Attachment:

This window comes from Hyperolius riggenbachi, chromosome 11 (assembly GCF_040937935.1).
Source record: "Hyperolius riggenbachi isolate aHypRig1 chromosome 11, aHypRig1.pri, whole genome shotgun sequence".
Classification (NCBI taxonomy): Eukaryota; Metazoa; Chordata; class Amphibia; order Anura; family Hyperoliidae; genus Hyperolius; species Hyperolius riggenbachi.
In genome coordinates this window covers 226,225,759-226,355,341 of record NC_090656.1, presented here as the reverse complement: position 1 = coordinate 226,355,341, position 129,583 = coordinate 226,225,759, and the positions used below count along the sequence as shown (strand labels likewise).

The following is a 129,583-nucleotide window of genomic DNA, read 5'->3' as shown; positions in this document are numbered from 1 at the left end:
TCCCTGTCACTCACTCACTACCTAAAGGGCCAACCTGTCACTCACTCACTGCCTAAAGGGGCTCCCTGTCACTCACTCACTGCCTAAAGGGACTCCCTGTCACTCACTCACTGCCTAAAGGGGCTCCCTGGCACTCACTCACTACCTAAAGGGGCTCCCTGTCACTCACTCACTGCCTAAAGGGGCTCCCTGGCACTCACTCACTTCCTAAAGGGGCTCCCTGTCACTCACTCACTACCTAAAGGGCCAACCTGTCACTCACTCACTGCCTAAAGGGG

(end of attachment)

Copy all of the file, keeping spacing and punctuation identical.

This window comes from Hyperolius riggenbachi, chromosome 11 (assembly GCF_040937935.1).
Source record: "Hyperolius riggenbachi isolate aHypRig1 chromosome 11, aHypRig1.pri, whole genome shotgun sequence".
Classification (NCBI taxonomy): Eukaryota; Metazoa; Chordata; class Amphibia; order Anura; family Hyperoliidae; genus Hyperolius; species Hyperolius riggenbachi.
In genome coordinates this window covers 226,225,759-226,355,341 of record NC_090656.1, presented here as the reverse complement: position 1 = coordinate 226,355,341, position 129,583 = coordinate 226,225,759, and the positions used below count along the sequence as shown (strand labels likewise).

The following is a 129,583-nucleotide window of genomic DNA, read 5'->3' as shown; positions in this document are numbered from 1 at the left end:
TCCCTGTCACTCACTCACTACCTAAAGGGCCAACCTGTCACTCACTCACTGCCTAAAGGGGCTCCCTGTCACTCACTCACTGCCTAAAGGGACTCCCTGTCACTCACTCACTGCCTAAAGGGGCTCCCTGGCACTCACTCACTACCTAAAGGGGCTCCCTGTCACTCACTCACTGCCTAAAGGGGCTCCCTGGCACTCACTCACTTCCTAAAGGGGCTCCCTGTCACTCACTCACTACCTAAAGGGCCAACCTGTCACTCACTCACTGCCTAAAGGGG